Mystic City by Theo Lawrence


Aria Rose, youngest scion of one of Mystic City's two ruling rival families, finds herself betrothed to Thomas Foster, the son of her parents' sworn enemies. The union of the two will end the generations-long political feud - and unite all those living in the Aeries, the privileged upper reaches of the city, against the banished mystics who dwell below in the Depths. But Aria doesn't remember falling in love with Thomas; in fact, she wakes one day with huge gaps in her memory. And she can't conceive why her parents would have agreed to unite with the Fosters in the first place. Only when Aria meets Hunter, a gorgeous rebel mystic from the Depths, does she start to have glimmers of recollection - and to understand that he holds the key to unlocking her past. The choices she makes can save or doom the city - including herself.

I believe that the description of Mystic City actually does the book an injustice – you immediately believe it is going to be a basic retelling of Romeo and Juliet, but with a bit more magic and modernism thrown in, whereas the finished product is actually quite far from this.

We first meet Aria Rose as she awakens from a stupor - apparently brought on by an overdose, and resulting in some pretty severe memory loss. She discovers that she is engaged to a member of the rival family of Fosters, but upon meeting Thomas feels nothing but slight contempt, and still struggles to remember anything about the man. Slowly the plot around her begins to unravel and she discovers a lot more about her city, and her family, than she ever meant to.

Granted it’s not the most imaginative of plotlines, but if you go into this novel with an open mind you might find yourself pleasantly surprised. Lawrence manages to take a trope of novels across the ages (two young lovers who society dictates cannot be together) but manages to add in layers of suspicion, magic and conspiracies to create an entirely new concept.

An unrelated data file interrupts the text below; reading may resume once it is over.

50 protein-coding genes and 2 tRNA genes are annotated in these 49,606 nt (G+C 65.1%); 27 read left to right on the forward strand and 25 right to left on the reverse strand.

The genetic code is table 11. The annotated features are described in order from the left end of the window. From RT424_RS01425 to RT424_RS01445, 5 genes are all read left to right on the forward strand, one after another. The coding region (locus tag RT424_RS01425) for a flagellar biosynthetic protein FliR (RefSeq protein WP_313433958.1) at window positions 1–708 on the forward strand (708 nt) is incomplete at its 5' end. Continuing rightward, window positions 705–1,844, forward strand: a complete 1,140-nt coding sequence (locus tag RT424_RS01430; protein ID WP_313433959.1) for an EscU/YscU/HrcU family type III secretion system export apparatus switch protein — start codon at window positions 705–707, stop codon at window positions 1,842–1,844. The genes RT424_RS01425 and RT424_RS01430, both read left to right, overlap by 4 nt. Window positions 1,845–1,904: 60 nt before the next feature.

What I liked most is the narrative style of the book. Presented from Aria’s point of view, we the readers are not an omniscient observer, but rather we learn things as Aria does, allowing us to be drawn into the same lies, the same blackmail and the same hope that Aria experiences. Aria herself is very well written, going through character development perhaps a little quickly due to the briefness of the book itself, and her family unit as a whole are equally as well written if not half as likeable – the father was a particular favourite of mine. The ‘gorgeous’ rebel Hunter (don’t worry about forgetting quite how gorgeous this rebel is, Lawrence is sure to remind you every time you meet him) is also given a reasonable punt at character development, but some facets of his character are severely lacking. A little more thought for his history and motivations would have added so much to the story, but sadly the character just falls short because of this. Unfortunately most of the secondary characters are given this same treatment and, as a result, the supporting cast of the book appears weak, with characters appearing and disappearing without being given much reason, thought or motivation.

Overall, the book is worth a read if you want something entertaining but not particularly challenging. The characters, plot and writing are all decent enough to get you hooked and keep you there until the end of the book and I found myself wanting to seek out the second of the series – which must be a good sign.

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